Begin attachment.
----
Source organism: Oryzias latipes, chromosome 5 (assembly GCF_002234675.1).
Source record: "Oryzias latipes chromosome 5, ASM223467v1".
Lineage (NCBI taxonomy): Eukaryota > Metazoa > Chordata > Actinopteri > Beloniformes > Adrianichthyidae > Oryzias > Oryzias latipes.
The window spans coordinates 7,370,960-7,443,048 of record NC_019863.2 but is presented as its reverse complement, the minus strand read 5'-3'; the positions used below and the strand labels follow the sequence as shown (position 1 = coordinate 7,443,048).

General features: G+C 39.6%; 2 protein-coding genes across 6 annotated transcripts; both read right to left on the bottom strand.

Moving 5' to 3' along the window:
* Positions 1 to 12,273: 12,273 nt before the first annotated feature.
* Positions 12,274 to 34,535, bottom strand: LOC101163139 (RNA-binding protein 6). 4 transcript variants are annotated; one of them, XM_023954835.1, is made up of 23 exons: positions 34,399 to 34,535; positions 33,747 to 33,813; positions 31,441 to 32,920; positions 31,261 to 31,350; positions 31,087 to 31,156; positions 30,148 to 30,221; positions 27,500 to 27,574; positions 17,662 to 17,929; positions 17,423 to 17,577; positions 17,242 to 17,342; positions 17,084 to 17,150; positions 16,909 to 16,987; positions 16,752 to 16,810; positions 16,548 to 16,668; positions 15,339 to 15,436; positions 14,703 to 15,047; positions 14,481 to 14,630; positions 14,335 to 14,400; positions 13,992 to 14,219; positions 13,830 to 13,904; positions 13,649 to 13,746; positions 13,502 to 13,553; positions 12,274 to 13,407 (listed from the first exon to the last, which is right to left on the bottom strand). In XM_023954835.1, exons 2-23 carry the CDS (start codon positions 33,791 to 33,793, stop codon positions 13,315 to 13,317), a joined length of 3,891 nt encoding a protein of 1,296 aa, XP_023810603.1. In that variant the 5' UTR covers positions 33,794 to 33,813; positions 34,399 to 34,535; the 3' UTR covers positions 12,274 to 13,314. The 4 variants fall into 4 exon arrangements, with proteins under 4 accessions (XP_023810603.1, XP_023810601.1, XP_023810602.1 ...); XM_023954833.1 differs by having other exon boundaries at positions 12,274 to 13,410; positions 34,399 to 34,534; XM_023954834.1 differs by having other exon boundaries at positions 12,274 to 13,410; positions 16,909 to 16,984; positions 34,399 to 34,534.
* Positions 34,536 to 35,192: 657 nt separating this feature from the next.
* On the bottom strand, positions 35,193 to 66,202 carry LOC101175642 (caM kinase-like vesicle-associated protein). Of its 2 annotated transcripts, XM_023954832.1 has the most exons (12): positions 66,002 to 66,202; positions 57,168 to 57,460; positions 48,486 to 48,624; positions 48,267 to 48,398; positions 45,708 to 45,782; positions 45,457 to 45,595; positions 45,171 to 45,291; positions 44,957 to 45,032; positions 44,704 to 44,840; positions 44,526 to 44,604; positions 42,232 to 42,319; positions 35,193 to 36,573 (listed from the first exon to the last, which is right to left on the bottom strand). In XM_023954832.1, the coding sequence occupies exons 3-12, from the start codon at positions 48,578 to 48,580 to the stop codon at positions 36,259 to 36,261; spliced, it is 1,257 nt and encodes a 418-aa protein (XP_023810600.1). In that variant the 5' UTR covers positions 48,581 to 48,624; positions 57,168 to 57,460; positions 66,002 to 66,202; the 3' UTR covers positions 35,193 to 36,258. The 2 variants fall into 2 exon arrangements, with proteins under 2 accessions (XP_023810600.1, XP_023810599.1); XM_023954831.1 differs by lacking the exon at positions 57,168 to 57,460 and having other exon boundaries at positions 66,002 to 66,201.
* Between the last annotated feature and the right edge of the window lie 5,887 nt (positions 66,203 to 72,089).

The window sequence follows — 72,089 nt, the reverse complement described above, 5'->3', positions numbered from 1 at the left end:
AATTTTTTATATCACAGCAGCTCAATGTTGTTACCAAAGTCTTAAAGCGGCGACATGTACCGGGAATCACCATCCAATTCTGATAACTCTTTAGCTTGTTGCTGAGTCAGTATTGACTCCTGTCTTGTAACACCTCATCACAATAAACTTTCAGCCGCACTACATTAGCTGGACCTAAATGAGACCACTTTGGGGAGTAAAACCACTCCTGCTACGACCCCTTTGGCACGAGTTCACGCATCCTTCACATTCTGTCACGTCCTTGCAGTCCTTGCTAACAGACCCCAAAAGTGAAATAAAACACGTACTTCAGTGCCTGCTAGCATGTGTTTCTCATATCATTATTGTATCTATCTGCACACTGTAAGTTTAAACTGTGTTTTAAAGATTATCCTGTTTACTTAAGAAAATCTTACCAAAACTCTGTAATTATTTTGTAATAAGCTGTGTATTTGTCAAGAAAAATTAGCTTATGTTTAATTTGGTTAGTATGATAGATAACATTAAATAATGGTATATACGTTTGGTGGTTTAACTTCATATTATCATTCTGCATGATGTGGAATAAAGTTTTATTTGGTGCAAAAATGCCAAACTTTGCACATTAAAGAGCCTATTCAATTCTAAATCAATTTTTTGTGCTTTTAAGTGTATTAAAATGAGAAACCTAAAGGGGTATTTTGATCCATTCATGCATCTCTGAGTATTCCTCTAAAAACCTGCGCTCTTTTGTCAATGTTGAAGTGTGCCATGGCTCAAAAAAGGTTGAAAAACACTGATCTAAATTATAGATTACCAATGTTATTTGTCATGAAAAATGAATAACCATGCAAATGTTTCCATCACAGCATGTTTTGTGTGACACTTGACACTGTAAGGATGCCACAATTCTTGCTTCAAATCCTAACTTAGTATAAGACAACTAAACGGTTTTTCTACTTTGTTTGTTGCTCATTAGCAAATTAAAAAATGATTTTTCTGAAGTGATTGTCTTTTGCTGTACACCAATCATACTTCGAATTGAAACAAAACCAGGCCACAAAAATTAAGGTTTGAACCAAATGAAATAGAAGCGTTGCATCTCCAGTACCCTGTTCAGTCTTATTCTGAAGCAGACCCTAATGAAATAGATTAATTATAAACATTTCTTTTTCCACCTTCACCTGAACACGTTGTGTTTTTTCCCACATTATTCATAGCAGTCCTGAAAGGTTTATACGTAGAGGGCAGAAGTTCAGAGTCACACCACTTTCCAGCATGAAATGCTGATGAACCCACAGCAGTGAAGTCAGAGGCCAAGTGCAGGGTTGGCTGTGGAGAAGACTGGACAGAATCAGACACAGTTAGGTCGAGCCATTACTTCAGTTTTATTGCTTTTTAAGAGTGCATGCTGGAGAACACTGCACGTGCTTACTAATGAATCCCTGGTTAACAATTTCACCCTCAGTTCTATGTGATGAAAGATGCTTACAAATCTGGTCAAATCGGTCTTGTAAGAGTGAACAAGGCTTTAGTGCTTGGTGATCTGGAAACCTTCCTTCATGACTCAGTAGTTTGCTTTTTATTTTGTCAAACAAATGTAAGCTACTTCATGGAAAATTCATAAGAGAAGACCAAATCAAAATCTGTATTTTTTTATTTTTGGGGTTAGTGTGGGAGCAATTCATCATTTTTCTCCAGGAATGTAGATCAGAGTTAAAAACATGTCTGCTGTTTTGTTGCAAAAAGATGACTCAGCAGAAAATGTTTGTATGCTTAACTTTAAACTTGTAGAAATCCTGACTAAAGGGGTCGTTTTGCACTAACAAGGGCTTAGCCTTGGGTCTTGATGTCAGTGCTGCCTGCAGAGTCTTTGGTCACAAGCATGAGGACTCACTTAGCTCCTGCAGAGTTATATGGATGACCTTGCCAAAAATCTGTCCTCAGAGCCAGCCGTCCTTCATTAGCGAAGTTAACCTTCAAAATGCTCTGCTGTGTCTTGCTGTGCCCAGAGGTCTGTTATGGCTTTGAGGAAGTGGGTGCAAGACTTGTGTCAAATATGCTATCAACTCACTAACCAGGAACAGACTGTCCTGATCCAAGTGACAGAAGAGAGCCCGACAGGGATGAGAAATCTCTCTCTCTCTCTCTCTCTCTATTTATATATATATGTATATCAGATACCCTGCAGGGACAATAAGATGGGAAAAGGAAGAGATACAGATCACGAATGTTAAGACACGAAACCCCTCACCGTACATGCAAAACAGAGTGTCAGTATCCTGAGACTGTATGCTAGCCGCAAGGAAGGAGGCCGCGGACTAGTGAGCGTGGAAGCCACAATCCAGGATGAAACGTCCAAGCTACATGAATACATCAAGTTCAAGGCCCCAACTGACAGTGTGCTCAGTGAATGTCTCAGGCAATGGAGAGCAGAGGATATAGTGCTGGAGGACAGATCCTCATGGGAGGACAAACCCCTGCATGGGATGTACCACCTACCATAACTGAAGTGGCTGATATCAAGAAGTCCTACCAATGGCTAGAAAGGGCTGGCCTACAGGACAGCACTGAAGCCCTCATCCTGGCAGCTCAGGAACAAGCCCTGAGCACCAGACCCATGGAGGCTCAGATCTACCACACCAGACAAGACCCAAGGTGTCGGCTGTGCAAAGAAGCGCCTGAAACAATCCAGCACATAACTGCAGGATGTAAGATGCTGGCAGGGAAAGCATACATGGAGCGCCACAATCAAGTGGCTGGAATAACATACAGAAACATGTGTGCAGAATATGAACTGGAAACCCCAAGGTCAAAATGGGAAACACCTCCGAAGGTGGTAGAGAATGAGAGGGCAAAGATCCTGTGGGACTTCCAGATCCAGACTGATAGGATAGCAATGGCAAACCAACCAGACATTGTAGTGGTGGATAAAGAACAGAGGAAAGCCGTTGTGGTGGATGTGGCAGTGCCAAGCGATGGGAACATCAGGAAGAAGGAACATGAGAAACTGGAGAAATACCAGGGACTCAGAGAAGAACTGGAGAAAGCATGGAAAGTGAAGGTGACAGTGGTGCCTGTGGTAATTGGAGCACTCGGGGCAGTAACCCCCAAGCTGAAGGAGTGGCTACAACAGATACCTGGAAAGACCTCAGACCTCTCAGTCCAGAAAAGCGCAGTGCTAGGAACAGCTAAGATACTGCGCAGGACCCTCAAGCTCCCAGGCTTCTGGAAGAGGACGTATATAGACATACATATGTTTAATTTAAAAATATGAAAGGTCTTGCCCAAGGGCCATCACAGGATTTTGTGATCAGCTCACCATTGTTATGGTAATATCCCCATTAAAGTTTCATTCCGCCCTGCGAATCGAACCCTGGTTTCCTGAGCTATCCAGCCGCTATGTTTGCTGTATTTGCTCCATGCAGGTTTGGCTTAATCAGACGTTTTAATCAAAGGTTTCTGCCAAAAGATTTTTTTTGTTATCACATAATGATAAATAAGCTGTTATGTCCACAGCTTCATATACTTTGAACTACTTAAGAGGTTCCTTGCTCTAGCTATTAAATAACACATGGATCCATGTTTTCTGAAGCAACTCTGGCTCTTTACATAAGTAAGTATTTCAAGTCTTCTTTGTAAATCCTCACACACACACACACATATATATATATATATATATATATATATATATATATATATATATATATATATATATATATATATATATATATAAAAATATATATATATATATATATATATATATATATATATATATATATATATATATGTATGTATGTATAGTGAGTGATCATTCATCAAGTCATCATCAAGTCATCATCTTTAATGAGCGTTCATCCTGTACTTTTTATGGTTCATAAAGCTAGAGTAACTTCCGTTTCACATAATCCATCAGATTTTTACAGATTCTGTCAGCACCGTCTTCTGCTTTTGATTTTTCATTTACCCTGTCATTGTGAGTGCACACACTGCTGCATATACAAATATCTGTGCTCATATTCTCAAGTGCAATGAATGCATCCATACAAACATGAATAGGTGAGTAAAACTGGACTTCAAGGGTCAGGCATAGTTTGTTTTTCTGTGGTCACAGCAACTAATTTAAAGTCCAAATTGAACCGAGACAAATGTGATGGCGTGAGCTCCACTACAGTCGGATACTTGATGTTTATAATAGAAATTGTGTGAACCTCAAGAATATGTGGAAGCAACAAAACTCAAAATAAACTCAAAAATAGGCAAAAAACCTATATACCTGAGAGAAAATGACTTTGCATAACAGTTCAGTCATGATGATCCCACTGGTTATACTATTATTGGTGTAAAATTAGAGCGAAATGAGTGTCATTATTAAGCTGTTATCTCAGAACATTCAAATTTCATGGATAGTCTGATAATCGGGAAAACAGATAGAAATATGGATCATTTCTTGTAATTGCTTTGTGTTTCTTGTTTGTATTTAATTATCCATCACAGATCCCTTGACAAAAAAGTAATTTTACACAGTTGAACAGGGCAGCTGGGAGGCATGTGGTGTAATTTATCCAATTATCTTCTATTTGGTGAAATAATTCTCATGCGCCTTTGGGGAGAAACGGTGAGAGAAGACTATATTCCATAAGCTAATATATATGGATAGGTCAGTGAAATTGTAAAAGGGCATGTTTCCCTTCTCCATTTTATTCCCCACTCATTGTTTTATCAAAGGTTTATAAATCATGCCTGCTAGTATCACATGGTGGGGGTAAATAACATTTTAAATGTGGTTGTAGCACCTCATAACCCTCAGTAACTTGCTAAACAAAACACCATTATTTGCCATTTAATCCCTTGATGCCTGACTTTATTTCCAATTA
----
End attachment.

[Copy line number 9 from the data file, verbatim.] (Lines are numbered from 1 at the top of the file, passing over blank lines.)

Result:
* Positions 34,536 to 35,192: 657 nt separating this feature from the next.